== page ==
A crash course in changing the world.
Another of my social innovation heroes: Commander Hugo Chavez
Hugo Rafael Chávez Frías is the President of Venezuela. As the leader of the Bolivarian Revolution, Chávez promotes a political doctrine of participatory democracy, socialism and Latin American and Caribbean cooperation. He is also a critic of neoliberalism, globalization, and United States foreign policy.
Domestically, Chávez has maintained nationwide Bolivarian Missions,
whose goals are to combat disease, illiteracy, malnutrition, poverty,
and other social ills. Abroad, Chávez has acted against the Washington Consensus
by supporting alternative models of economic development, and has advocated
cooperation among the world's poor nations, especially those in Latin America.
His political influence in South America and his adversarial relationship with the
United States have given him a comparatively high geopolitical profile,
leading Time magazine to include him among their list of the world's
100 most influential people in 2005 and 2006.
Chávez was born on July 28, 1954 in Sabaneta, Barinas to schoolteachersHugo de los Reyes Chavez and Elena Frias de Chavez. The Chávez family
is of mixed Amerindian, Afro-Venezuelan, and Spanish descent. Chávez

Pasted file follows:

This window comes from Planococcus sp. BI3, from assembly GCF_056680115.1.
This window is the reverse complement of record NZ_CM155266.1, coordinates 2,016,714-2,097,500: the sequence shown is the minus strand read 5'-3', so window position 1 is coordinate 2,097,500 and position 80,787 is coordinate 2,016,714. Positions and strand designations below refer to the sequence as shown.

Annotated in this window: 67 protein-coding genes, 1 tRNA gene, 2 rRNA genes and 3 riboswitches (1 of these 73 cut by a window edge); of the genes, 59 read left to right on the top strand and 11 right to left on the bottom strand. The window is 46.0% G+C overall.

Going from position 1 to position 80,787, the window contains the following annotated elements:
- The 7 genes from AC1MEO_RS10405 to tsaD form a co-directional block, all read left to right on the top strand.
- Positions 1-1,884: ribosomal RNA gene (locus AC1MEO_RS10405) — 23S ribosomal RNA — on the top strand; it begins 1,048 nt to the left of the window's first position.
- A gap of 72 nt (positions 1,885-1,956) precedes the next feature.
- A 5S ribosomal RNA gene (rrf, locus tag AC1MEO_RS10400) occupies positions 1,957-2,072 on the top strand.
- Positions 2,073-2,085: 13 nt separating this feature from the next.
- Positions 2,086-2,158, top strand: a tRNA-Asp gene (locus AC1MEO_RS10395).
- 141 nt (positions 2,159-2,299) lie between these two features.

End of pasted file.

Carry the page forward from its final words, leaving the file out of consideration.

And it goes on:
was born in a mud hut near Sabaneta. Due to the Chávez family's
impoverished conditions, Hugo Chávez was sent to Sabaneta with his older
brother Adán to live with his paternal grandmother, Rosa Inés Chávez,
where he pursued hobbies such as painting, singing, and baseball while
attending elementary school at the Julián Pino School. He was later forced
to relocate to the town of Barinas to attend high school at the
Daniel Florencio O'Leary School.
At age seventeen, Chávez enrolled at the Venezuelan Academy of Military
Sciences. After graduating in 1975 as a sub-lieutenant with a degree in
Military Arts and Science, Chávez entered military service for several months.
He was then allowed to pursue graduate studies in political science at the
Simon Bolivar University. Over the course of his college years, Chávez and
fellow students developed a left wing nationalist doctrine that they termed
"Bolivarianism" inspired by the Pan-American philosophy of 19th century
Venezuelan revolutionary Simon Bolivar, the influence of former Peruvian
President Juan Velasco and the thought of various socialist and communist
leaders including Karl Marx, Vladimir Lenin and Leon Trotsky.
Chávez engaged in sporting events and cultural activities during these
years as well. He played both baseball and softball with the Criollitos
de Venezuela, progressing with them to the Venezuelan National Baseball
Championships in 1969. Chávez also wrote numerous poems, stories and
theatrical pieces. Upon completing his studies, Chávez initially entered
active-duty military service as a member of a counter-insurgency battalion
stationed in Barinas.
Chavez's military carrer lasted 17 years, during which time he held
a variety of posts including command and staff positions, eventually
rising to the rank of lieutenant colonel. Chávez also held a series
of teaching and staffing positions at the Academy of Military Sciences,
where he was first acknowledged by his peers for his fiery lecturing style
and radical critique of Venezuelan government and society.